BOSTON, February 10, 2015 – The Warren Group announced today the top 10 communities where housing prices have increased the most since the peak of the housing market in 2005 through the end of 2014. The list, compiled for towns where 50 or more single-family home sales were recorded, also ranked the communities where prices have recovered the least since 2005.
The top 10 Bay State communities where the median price of a single-family home increased the most were Cambridge, Jamaica Plain, Lexington, South Boston, Brookline, Somerville, Concord, Belmont, Newton and Winchester, respectively. Each of these communities reported double-digit increases in home values since 2005. Cambridge came out on top, recording a 79.8 percent increase in the median price for a single-family home. Prices there rose to $1.2 million in 2014, compared with $667,500 in 2005. Jamaica Plain was second, rising 40.6 percent to a median-selling price of $700,000 in 2014 compared with $498,000 in 2005.
“Statewide, the median home price in Massachusetts peaked in 2005 at $355,000. Since then, we have seen 46 communities rebound from the crash in real estate prices and record an increase in the median selling price of homes,” said Timothy M. Warren Jr., CEO of The Warren Group. “Proximity to good jobs seems to be the common thread among the top communities. Location matters in real estate, and here we see these key communities adding even more in terms of their home values. In six of the 10 communities, the median home price last year was $899,000 or higher.”
South Boston was one of four communities in the list to record both an increase in the median selling price as well as an increase in the number of sales, an indication of the growth this community has experienced over the last several years. The median selling price of a home in South Boston rose 33 percent from $409,000 in 2005 to $545,000 in 2014. Sales increased by 44 percent, with 95 homes sold in 2014 compared with 66 sold in 2005. Other communities where sales and prices increased were Lexington, Brookline and Concord.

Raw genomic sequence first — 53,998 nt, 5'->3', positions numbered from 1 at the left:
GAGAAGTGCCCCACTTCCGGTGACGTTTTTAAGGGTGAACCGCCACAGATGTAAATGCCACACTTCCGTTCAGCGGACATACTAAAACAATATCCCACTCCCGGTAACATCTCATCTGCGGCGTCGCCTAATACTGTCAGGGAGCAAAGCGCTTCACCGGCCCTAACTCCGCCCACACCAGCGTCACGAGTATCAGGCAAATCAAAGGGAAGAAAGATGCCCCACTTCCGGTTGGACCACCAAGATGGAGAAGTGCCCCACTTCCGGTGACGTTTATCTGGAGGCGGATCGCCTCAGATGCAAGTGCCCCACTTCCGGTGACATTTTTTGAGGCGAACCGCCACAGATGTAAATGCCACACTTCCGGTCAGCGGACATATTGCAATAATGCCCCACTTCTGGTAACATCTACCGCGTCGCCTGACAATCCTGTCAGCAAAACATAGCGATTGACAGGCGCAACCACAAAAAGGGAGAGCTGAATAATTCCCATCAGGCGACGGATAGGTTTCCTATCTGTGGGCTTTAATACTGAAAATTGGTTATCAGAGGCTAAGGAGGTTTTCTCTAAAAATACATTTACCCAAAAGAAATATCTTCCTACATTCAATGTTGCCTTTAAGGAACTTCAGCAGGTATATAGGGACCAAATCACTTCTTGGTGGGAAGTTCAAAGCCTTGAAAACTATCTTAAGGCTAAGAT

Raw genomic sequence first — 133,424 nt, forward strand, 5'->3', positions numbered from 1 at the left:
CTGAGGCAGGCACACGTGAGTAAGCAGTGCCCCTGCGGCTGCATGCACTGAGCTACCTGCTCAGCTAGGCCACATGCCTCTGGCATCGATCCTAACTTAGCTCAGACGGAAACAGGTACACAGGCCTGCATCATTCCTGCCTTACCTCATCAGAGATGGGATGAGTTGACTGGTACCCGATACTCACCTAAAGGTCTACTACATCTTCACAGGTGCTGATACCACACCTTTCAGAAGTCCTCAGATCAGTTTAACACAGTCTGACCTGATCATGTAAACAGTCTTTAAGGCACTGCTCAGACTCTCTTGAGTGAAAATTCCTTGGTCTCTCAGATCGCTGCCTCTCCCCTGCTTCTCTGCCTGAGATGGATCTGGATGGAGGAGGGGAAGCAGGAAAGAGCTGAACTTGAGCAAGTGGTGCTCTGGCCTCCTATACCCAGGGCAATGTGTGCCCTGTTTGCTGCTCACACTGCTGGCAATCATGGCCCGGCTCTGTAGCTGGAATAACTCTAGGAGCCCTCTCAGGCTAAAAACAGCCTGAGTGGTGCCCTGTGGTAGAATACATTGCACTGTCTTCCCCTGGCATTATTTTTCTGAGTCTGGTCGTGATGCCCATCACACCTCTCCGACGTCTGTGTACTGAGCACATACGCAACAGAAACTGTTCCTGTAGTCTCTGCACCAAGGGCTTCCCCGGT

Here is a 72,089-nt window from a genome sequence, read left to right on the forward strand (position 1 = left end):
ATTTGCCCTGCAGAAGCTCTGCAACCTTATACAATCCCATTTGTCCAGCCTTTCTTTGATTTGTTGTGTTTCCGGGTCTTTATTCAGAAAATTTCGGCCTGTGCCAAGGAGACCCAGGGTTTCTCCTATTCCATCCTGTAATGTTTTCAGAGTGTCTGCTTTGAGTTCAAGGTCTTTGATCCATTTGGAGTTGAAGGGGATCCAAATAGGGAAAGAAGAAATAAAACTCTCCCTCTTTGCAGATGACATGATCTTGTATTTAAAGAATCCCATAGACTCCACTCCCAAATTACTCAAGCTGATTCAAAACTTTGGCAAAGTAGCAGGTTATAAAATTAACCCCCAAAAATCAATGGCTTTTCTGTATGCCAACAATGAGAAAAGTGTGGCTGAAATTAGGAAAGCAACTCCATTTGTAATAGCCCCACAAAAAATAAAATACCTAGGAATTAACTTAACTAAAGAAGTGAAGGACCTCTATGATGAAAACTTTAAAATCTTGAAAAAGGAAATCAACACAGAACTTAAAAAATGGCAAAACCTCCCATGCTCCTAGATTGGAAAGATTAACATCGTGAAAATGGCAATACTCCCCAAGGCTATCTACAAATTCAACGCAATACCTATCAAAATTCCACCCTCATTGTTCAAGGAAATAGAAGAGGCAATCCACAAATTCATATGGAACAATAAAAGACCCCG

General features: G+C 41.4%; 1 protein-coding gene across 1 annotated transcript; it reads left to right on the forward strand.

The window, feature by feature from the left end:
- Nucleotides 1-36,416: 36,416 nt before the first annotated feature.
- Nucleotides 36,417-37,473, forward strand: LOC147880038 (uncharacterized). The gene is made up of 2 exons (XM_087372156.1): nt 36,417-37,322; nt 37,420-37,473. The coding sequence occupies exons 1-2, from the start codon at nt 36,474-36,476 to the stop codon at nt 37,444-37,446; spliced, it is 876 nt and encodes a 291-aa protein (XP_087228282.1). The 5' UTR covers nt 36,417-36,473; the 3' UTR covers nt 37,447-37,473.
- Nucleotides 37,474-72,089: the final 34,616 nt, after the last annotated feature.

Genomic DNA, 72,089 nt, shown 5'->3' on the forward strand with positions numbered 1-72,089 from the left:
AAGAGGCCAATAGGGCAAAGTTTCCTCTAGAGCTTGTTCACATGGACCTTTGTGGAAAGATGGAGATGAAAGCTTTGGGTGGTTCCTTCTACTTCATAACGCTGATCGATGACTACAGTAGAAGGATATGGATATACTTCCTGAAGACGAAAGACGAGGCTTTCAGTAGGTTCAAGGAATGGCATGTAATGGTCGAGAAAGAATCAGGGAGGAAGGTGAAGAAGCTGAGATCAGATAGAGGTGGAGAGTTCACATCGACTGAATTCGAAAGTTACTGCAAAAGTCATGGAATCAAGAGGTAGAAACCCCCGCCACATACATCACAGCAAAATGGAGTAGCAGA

Other Bay State communities have struggled to regain any momentum in price increases or sales. The ten communities with the largest decreases in median prices since 2005 were Athol, Fitchburg, Southbridge, Warren, Orange, Gardner, Winchendon, Barre, Randolph and New Bedford. The community that recorded the largest decrease in home values since 2005 was Athol, with a 36.1 percent decrease in single-family home prices, dropping to $115,000 in 2014 from $179,900 in 2005. Next was Fitchburg, dropping by 32 percent to a selling price of $145,000 in 2014 compared with $213,950 in 2005. The communities of Warren and Orange have lost 30 percent in single-family home values and have also seen an almost 50 percent decline in home sales from 2005 through 2014.
“The extreme decline in median prices in these communities is unfortunate and indicative of the underlying factors occurring in each of these communities,” said Warren. “In order for prices to rebound, an economic revitalization in these areas needs to occur. With low-cost housing abundant, these communities should be able to attract business relocations and start-ups.”